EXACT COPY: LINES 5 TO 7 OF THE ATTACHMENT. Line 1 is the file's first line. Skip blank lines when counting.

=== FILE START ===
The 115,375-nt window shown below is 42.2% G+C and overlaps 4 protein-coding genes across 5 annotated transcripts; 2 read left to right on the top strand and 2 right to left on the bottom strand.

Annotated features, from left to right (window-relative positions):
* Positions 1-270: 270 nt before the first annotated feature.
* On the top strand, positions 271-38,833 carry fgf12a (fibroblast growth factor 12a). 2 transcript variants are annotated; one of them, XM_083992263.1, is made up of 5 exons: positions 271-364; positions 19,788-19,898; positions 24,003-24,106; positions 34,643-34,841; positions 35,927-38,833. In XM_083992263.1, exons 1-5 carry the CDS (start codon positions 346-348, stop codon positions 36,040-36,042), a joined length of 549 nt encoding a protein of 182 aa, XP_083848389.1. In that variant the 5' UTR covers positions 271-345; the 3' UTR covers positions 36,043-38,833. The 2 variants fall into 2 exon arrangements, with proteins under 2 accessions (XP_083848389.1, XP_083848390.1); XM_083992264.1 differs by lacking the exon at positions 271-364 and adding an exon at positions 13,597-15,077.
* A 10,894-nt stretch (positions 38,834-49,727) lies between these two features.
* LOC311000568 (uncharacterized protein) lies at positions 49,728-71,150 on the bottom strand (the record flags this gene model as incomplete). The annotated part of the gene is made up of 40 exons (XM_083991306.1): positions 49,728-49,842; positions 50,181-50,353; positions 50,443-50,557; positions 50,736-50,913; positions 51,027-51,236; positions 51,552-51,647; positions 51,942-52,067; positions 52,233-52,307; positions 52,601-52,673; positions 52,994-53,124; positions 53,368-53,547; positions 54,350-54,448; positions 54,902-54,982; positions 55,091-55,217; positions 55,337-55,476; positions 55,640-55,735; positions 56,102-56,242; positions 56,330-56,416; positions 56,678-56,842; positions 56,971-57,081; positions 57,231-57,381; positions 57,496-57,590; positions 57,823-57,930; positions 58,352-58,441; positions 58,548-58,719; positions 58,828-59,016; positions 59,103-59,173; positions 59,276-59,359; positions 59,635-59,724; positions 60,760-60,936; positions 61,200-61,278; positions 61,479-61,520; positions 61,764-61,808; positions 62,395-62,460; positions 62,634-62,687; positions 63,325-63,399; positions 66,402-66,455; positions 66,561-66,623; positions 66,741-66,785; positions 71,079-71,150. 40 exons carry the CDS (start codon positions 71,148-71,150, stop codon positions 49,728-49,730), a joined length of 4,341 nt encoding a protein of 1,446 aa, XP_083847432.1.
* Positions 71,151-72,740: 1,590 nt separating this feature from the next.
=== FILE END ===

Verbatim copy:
* A 10,894-nt stretch (positions 38,834-49,727) lies between these two features.
* LOC311000568 (uncharacterized protein) lies at positions 49,728-71,150 on the bottom strand (the record flags this gene model as incomplete). The annotated part of the gene is made up of 40 exons (XM_083991306.1): positions 49,728-49,842; positions 50,181-50,353; positions 50,443-50,557; positions 50,736-50,913; positions 51,027-51,236; positions 51,552-51,647; positions 51,942-52,067; positions 52,233-52,307; positions 52,601-52,673; positions 52,994-53,124; positions 53,368-53,547; positions 54,350-54,448; positions 54,902-54,982; positions 55,091-55,217; positions 55,337-55,476; positions 55,640-55,735; positions 56,102-56,242; positions 56,330-56,416; positions 56,678-56,842; positions 56,971-57,081; positions 57,231-57,381; positions 57,496-57,590; positions 57,823-57,930; positions 58,352-58,441; positions 58,548-58,719; positions 58,828-59,016; positions 59,103-59,173; positions 59,276-59,359; positions 59,635-59,724; positions 60,760-60,936; positions 61,200-61,278; positions 61,479-61,520; positions 61,764-61,808; positions 62,395-62,460; positions 62,634-62,687; positions 63,325-63,399; positions 66,402-66,455; positions 66,561-66,623; positions 66,741-66,785; positions 71,079-71,150. 40 exons carry the CDS (start codon positions 71,148-71,150, stop codon positions 49,728-49,730), a joined length of 4,341 nt encoding a protein of 1,446 aa, XP_083847432.1.
* Positions 71,151-72,740: 1,590 nt separating this feature from the next.